In New York debut, “Le Grand Macabre” impresses as colorful show, less as music
In his first season as music director of the New York Philharmonic, Alan Gilbert has happily retained the tradition of programming an opera late in the season and demonstrated shrewdness in his chosen repertorie. Just about every major city in Europe has seen Gyorgy Ligeti’s Le Grand Macabre since it premiered in Stockholm in 1978, but until now only the San Francisco Opera has mounted it in the United States. Its New York premiere, which occurred Thursday night in the first of three performances by the Philharmonic, was long overdue.
I would have a hard time hailing Le Grand Macabre as an unalloyed masterpiece, late twentieth-century classic though it undeniably is, and the Philharmonic performance did little to change my view. Yet the opera does capture one’s interest, partly because of its sheer weirdness. And the sense of weirdness eventually gives way to fascination when, in Act 2, Le Grand Macabre at last starts yielding significant musical rewards. Like most operas, it has a literary source—a theater piece by Michel de Ghelderode, which in turn was inspired by Pieter Breughel’s painting The Triumph of Death. The opera, whose subject is nothing less than the end of the world, in fact takes place in the fictional kingdom known as Breughelland.
No real plot develops en route to the opera’s expected apocalyptic finale, but one does meet some memorable characters along the way, starting with Piet the Pot, an everyman figure and a drunk; the lovers Amanda and Amando, who when their voices are not blended in mellifluous song spend their time making love in a tomb; the astrologer Astradamors and his dominatrix wife, the whip-cracking Mescalina, who likes her men “well hung.” And Act 2 brings a new array of eccentrics.
Not content with a simple concert performance, the Philharmonic has strived valiantly to turn Avery Fisher Hall into a real opera house. Created by Giants Are Small, a company founded by Doug Fitch, who is the production’s director and designer, and Edouard Getaz, its producer, the production employs so-called “live animation” whereby characters or objects are captured on stage by a camera and projected on to a screen, here a big oval-shaped affair above the orchestra that looks like a sun emitting rays. It made for a vivid first appearance by Nekrotzar—the czar of death charged with effectuating earthly demise—when seen emerging from his tomb.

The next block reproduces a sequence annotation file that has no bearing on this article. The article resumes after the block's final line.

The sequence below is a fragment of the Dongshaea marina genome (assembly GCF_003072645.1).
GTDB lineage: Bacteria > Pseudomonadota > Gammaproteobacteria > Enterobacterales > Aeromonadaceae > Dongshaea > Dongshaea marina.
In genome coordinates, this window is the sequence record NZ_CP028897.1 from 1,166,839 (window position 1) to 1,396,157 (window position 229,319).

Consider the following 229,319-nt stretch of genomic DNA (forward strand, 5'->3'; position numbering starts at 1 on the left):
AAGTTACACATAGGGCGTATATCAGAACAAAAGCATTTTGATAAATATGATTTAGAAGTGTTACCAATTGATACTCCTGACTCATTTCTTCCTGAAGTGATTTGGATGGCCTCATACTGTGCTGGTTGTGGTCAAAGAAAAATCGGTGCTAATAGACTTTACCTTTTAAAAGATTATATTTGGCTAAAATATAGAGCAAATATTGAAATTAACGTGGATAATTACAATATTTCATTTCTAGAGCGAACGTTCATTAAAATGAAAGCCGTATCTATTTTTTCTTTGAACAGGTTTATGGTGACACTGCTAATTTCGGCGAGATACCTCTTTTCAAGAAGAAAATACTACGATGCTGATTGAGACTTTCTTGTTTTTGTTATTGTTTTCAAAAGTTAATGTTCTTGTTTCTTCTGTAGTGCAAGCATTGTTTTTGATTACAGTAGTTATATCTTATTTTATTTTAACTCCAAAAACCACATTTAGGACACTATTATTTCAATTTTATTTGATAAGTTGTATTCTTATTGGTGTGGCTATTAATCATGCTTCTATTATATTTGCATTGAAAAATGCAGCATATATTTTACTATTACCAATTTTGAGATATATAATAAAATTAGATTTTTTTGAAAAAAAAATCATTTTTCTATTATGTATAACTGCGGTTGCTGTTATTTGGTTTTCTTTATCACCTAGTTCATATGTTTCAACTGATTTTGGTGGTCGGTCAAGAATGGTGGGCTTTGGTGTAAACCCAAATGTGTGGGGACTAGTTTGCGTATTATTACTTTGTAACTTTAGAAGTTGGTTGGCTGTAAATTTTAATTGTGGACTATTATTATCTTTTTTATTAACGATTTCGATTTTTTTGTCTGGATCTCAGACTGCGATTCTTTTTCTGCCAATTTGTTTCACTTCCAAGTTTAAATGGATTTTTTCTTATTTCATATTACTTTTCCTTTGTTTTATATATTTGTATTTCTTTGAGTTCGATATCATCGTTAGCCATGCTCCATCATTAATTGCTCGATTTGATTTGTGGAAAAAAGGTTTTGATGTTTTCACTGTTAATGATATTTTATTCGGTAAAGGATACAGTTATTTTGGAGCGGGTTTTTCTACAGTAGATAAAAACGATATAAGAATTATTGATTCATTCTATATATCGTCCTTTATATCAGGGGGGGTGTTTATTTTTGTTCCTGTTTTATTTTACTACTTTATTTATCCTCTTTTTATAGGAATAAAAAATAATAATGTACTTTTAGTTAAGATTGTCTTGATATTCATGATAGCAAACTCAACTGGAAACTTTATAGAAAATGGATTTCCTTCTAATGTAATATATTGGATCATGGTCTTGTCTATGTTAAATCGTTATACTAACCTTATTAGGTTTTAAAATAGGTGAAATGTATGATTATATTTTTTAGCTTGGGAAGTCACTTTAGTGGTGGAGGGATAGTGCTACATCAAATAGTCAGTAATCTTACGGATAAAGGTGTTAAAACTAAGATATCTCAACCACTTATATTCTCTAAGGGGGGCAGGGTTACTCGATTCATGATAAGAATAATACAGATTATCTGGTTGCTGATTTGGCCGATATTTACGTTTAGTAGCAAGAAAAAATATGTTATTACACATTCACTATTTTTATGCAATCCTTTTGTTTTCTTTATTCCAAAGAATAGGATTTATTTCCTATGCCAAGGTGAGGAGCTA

But the projections are outdone by Catherine Zuber’s vivid costumes—a yellowish swallowtail coat for Piet, outlandish suits with hats out of Alice in Wonderland for the White and Black Ministers, a dark red robe and grotesque headdress for Nekrotzar, which reminded me of Falstaff in Windsor Park. (Ligeti acknowledged drawing inspiration from Verdi’s opera.) Indeed, when you add in Fitch’s energetic direction of the principals, so many elements of a full-scale production are present that a genuine stage picture tying them all together is conspicuous by its absence.
In any case, the production lacks focus. Le Grand Macabre is full of humor, of course, starting at the top with its prelude for car horns. Humor is present in abundance here, although sometimes in a way that borders uncomfortably on slapstick, as with the exaggerated antics of the two Ministers. But the opera’s subject is the end of the world, after all. Just what larger message, if any, Ligeti wanted to convey is anybody’s guess. But there ought to be some sense of a larger, cosmic dimension, which I missed.
And whose idea was it to do without supertitles? (A libretto was furnished, which was helpful, but you couldn’t read it during the performance.) Like them or not, supertitles are part of today’s operatic landscape, and audiences depend on them, especially when confronting an unfamiliar opera. (The opera was sung in Geoffrey Skelton’s English translation.)
Fortunately, things were in fine shape musically, with Gilbert leading a rhythmically exact, well ordered performance. It’s hard to get much of a hold on Act 1 musically, despite an effective closing ensemble; indeed as much of the text there seems to be spoken as sung. But not long into Act 2 comes a big piece labeled “Collage” constructed on a distorted version of the bass line of the finale of Beethoven’s Third Symphony, and Gilbert brings out the riotous cacophony of the instrumental parts above.
Another choice piece is the extended “alcoholic trio” for Astradamors, Piet and Nekrotzar, which has an especially telling moment when solo strings briefly take over in a dreamy mood. But the high point is saved for the close, when the end of the world doesn’t materialize after all; instead we hear an ethereal, tonally lush passacaglia, which Gilbert ensured registered in all its serene beauty.
Eric Owens was a formidable vocal and physical presence as Nekrotzar. Mark Schowalter brought a bright tenor voice, interpretive finesse and fine diction to the role of Piet. Jennifer Black and Renée Tatum sang alluringly as Amanda and Amando. Melissa Parks and Wilbur Pauley made quite a couple as Mescalina and Astradamors. Anthony Roth Costanzo’s countertenor voice served handily in Prince Go-Go’s music, and Barbara Hannigan was astonishing as Gepopo, a role that takes her into the vocal stratosphere.
New York has finally caught up with Le Grand Macabre. But there is more to the opera than was readily apparent at the Philharmonic.
Le Grand Macabre will be repeated 8 p.m. Friday and 8 p.m. Saturday. www.nyphil.org; 212-875-5656.